UK CRR: PRA CP7/21 on credit risk and economic downturns
The PRA has published a consultation paper, CP7/21, on credit risk and the identification of the nature, severity and duration of an economic downturn for the purposes of calibrating downturn loss given default (LGD) and exposure at default (EAD) under internal ratings based (IRB) models.
Articles 181(1)(b) and 182(1)(b) of the UK Capital Requirements Regulation (UK CRR) require firms to use LGD and conversion factor (CF) estimates that are appropriate for an economic downturn if those are more conservative than the respective long-run average. The European Banking Authority (EBA) has produced draft regulatory technical standards (RTS) required under Articles 181(3)(a) and Article 182(4)(a) of the EU CRR specifying the economic downturn conditions according to which firms must estimate the downturn LGDs and CFs. These technical standards did not apply in the EU before the end of the Brexit transition period and consequently were not onshored into UK law.
The PRA intends to introduce requirements for identifying an economic downturn intended to ensure that downturn estimates of LGD and EAD reflect consistent and sufficiently severe downturn scenarios, and that the selected downturn period is of sufficient duration to adequately capture the economic impact of a particular downturn event. Its proposals are based on the version of the EBA RTS published in an EBA opinion in August 2020.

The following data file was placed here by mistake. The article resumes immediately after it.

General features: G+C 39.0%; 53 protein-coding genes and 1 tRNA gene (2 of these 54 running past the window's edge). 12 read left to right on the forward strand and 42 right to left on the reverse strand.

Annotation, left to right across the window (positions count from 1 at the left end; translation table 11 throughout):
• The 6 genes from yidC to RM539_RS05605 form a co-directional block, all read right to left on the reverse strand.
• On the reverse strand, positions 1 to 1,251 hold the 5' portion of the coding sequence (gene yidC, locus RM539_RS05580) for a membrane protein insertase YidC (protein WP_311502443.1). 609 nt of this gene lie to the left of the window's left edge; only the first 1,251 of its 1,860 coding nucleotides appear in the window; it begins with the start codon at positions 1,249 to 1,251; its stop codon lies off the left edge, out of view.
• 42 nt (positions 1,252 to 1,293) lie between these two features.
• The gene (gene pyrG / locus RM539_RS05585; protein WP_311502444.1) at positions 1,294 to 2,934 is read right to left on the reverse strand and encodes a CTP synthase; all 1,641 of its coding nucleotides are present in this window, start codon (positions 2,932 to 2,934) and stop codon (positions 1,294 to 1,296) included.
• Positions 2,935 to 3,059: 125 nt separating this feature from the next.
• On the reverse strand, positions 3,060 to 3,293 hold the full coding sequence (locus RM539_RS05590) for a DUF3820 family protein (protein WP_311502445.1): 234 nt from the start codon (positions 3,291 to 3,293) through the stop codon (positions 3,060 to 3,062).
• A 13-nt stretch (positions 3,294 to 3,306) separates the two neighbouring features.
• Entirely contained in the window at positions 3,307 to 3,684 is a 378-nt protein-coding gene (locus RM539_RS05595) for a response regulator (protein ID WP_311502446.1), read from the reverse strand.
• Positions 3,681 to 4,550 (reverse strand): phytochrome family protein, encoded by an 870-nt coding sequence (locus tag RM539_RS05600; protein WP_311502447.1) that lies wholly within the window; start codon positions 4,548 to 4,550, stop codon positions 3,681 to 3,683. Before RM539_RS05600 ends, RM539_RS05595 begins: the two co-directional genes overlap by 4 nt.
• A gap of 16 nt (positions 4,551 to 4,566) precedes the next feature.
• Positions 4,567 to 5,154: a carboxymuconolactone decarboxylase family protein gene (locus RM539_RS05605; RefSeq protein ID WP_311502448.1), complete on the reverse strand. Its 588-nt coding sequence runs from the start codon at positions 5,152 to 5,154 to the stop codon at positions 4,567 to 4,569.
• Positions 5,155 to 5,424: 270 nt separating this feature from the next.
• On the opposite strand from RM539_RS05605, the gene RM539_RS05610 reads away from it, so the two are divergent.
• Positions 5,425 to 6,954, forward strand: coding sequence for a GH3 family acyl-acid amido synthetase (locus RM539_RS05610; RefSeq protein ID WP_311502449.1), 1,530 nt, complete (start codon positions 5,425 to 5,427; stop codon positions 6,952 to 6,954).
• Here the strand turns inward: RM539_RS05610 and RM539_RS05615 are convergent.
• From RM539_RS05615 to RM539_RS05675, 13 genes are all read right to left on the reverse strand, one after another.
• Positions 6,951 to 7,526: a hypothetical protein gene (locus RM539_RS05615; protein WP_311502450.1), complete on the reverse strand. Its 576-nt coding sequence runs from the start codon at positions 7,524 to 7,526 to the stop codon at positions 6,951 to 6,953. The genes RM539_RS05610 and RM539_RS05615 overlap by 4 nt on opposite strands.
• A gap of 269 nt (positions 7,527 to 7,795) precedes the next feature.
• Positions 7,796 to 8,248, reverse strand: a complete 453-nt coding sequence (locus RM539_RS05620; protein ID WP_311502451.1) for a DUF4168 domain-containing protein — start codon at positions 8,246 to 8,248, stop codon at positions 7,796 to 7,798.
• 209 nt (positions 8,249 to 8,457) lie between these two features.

The deadline for responses is 7 July 2021. The PRA intends for the new technical standards and the amendments to SS11/13 to come into force on 1 January 2022.
CRR: Delegated Regulation on specialised lending exposures
Commission Delegated Regulation (EU) 2021/598 in respect of RTS for assigning risk weights to specialised lending exposures under Article 153(9) of the EU CRR has been published in the Official Journal of the European Union (OJ). The Delegated Regulation specifies how institutions should take into account the factors of financial strength, political and legal environment, transaction and asset characteristics, strength of the sponsor and developer, and security package when assigning risk weights to specialised lending exposures in respect of which an institution is not able to estimate probabilities of default (PDs) or the institutions' PD estimates do not meet the requirements set out in Section 6 of Chapter 3 (IRB Approach) of Title II of Part Three of the CRR.
The Delegated Regulation will enter into force on 4 May 2021. It will apply from 14 April 2022.
CRR: EBA consults on draft RTS on emerging markets and advanced economies under market risk framework